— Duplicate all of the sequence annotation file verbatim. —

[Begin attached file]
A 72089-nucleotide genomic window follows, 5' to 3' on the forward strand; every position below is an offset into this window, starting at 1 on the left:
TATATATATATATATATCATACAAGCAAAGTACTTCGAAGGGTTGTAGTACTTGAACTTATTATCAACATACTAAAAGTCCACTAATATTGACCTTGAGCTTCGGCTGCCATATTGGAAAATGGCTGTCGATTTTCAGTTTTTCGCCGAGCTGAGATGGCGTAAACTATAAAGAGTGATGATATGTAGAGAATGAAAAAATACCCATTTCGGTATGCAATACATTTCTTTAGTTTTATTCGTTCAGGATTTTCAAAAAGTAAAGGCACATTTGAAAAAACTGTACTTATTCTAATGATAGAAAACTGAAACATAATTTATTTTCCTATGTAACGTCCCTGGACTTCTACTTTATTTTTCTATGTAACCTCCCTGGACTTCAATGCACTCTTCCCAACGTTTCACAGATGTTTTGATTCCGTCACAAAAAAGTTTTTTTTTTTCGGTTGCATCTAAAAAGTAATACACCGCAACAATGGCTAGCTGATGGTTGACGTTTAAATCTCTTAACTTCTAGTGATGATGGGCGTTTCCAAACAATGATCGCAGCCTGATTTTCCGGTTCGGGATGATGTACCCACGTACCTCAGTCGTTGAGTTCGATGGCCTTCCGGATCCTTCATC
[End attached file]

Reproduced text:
A 72089-nucleotide genomic window follows, 5' to 3' on the forward strand; every position below is an offset into this window, starting at 1 on the left:
TATATATATATATATATCATACAAGCAAAGTACTTCGAAGGGTTGTAGTACTTGAACTTATTATCAACATACTAAAAGTCCACTAATATTGACCTTGAGCTTCGGCTGCCATATTGGAAAATGGCTGTCGATTTTCAGTTTTTCGCCGAGCTGAGATGGCGTAAACTATAAAGAGTGATGATATGTAGAGAATGAAAAAATACCCATTTCGGTATGCAATACATTTCTTTAGTTTTATTCGTTCAGGATTTTCAAAAAGTAAAGGCACATTTGAAAAAACTGTACTTATTCTAATGATAGAAAACTGAAACATAATTTATTTTCCTATGTAACGTCCCTGGACTTCTACTTTATTTTTCTATGTAACCTCCCTGGACTTCAATGCACTCTTCCCAACGTTTCACAGATGTTTTGATTCCGTCACAAAAAAGTTTTTTTTTTTCGGTTGCATCTAAAAAGTAATACACCGCAACAATGGCTAGCTGATGGTTGACGTTTAAATCTCTTAACTTCTAGTGATGATGGGCGTTTCCAAACAATGATCGCAGCCTGATTTTCCGGTTCGGGATGATGTACCCACGTACCTCAGTCGTTGAGTTCGATGGCCTTCCGGATCCTTCATC